Quantifying organic carbon in particulate and mineral-associated fractions of calcareous soils – A method comparison

Guusje J. Koorneef*, Ron GM de Goede, Mirjam M. Pulleman, André G. van Leeuwen, Pierre Barré, François Baudin, Rob NJ Comans

*Corresponding author for this work

Research output: Contribution to journal/periodicalArticleScientificpeer-review


Accurate quantification of soil organic carbon (OC) pools is essential to study the dynamics of OC in soils. Therefore, organic matter is often separated into physical fractions with distinct turnover times, e.g. particulate (POM) and mineral-associated organic matter (MAOM), after which their OC content is measured. Calcareous soils are under-represented in such fractionation studies, because the required analytical differentiation between OC and inorganic carbon (IC) is not straightforward and implies more processing time, sample mass and equipment. Here, we review the performance of four methods to quantify OC in POM and MAOM fractions of soils containing 3–16 g IC kg−1 and 10–25 g OC kg−1 (n = 16). We assessed the similarity and consistency of the data obtained with the different methods. Furthermore, we checked how their ability to distinguish OC from IC was influenced by the fractionation and in particular by the dispersion with sodium hexametaphosphate (SHMP). The four methods were: 1) Elemental carbon analysis after removal of IC by acid fumigation (OCfum); 2) Elemental carbon analysis after removal of IC with aqueous acid (OCaq); 3) Elemental carbon as determined by Rock-Eval 6 thermal analysis (OCRE6); and 4) Elemental carbon analysis after removal of OC by loss on ignition and subsequent quantification of OC by difference between total carbon and IC (OCLOI). We found that the OCfum, OCaq, and OCLOI methods produced similar OC contents for bulk soils, whereas OCRE6 results were slightly but significantly lower. Total recovered OCRE6 contents of the summed POM and MAOM fractions were similar to the bulk soil OCRE6 contents. In contrast, the recovered OCfum, OCaq and OCLOI contents were slightly higher than respective bulk soil OC contents (108–112%), especially in soils with high IC/OC ratios. We show that this was not caused by operational artefacts or chemical changes that occurred during OC fractionation, but rather likely indicated error propagation. We conclude that all 4 methods can reliably quantify OC in POM and MAOM fractions in calcareous soils and that the optimal choice depends on the required accuracy of the results and the available sample mass, lab equipment and processing time. Based on our findings and practical considerations, we provide guidance for the selection of the most optimal OC quantification method to study OC dynamics in calcareous soils.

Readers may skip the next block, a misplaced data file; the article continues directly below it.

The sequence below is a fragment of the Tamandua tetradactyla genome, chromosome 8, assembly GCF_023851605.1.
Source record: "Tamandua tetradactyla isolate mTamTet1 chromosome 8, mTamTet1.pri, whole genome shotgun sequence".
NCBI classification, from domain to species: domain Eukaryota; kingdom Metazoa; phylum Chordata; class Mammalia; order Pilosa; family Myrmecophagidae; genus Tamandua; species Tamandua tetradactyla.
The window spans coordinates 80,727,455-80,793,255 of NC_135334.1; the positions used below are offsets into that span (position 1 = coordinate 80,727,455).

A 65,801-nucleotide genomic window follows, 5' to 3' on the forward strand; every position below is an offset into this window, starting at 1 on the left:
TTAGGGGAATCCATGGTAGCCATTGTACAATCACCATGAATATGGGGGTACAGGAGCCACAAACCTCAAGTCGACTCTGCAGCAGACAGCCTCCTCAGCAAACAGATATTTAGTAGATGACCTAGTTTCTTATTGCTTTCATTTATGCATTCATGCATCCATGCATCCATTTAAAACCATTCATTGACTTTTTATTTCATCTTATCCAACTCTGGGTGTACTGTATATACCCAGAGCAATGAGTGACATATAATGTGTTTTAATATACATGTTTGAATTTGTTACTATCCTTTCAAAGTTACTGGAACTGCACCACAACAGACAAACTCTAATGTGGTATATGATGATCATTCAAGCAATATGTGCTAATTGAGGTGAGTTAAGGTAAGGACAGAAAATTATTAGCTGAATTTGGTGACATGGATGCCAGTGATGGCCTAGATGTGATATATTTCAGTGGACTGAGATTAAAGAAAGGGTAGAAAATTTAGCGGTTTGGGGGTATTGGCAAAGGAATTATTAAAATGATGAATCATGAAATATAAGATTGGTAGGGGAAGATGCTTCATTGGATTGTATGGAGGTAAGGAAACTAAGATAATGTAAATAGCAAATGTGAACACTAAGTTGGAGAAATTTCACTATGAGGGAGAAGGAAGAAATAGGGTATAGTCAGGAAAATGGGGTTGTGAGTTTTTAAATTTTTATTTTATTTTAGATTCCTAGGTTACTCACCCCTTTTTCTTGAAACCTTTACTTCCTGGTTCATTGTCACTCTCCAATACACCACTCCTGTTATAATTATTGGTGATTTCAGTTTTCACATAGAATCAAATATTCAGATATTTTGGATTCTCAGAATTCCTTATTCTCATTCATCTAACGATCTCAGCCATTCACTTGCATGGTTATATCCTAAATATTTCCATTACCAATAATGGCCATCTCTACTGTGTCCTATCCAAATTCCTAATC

Original languageEnglish
Article number116558
Publication statusPublished - Aug 2023
Externally publishedYes


  • Acid fumigation
  • Carbonate removal
  • Dry combustion
  • Loss-on-Ignition
  • Rock-Eval
  • SOC fractionation


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